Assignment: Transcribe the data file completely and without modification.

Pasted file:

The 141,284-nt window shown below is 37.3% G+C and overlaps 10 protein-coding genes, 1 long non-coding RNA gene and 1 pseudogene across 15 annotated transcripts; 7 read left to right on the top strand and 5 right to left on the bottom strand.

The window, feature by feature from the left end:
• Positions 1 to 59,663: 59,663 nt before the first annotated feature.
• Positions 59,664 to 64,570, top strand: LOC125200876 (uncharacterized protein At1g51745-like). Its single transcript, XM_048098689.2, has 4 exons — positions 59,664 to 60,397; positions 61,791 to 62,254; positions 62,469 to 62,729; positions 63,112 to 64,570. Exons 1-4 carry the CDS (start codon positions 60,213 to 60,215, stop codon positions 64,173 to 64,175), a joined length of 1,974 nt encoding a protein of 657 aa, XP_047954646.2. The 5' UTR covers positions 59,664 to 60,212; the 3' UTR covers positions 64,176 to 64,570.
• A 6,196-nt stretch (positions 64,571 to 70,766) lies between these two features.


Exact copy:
The 141,284-nt window shown below is 37.3% G+C and overlaps 10 protein-coding genes, 1 long non-coding RNA gene and 1 pseudogene across 15 annotated transcripts; 7 read left to right on the top strand and 5 right to left on the bottom strand.

The window, feature by feature from the left end:
• Positions 1 to 59,663: 59,663 nt before the first annotated feature.
• Positions 59,664 to 64,570, top strand: LOC125200876 (uncharacterized protein At1g51745-like). Its single transcript, XM_048098689.2, has 4 exons — positions 59,664 to 60,397; positions 61,791 to 62,254; positions 62,469 to 62,729; positions 63,112 to 64,570. Exons 1-4 carry the CDS (start codon positions 60,213 to 60,215, stop codon positions 64,173 to 64,175), a joined length of 1,974 nt encoding a protein of 657 aa, XP_047954646.2. The 5' UTR covers positions 59,664 to 60,212; the 3' UTR covers positions 64,176 to 64,570.
• A 6,196-nt stretch (positions 64,571 to 70,766) lies between these two features.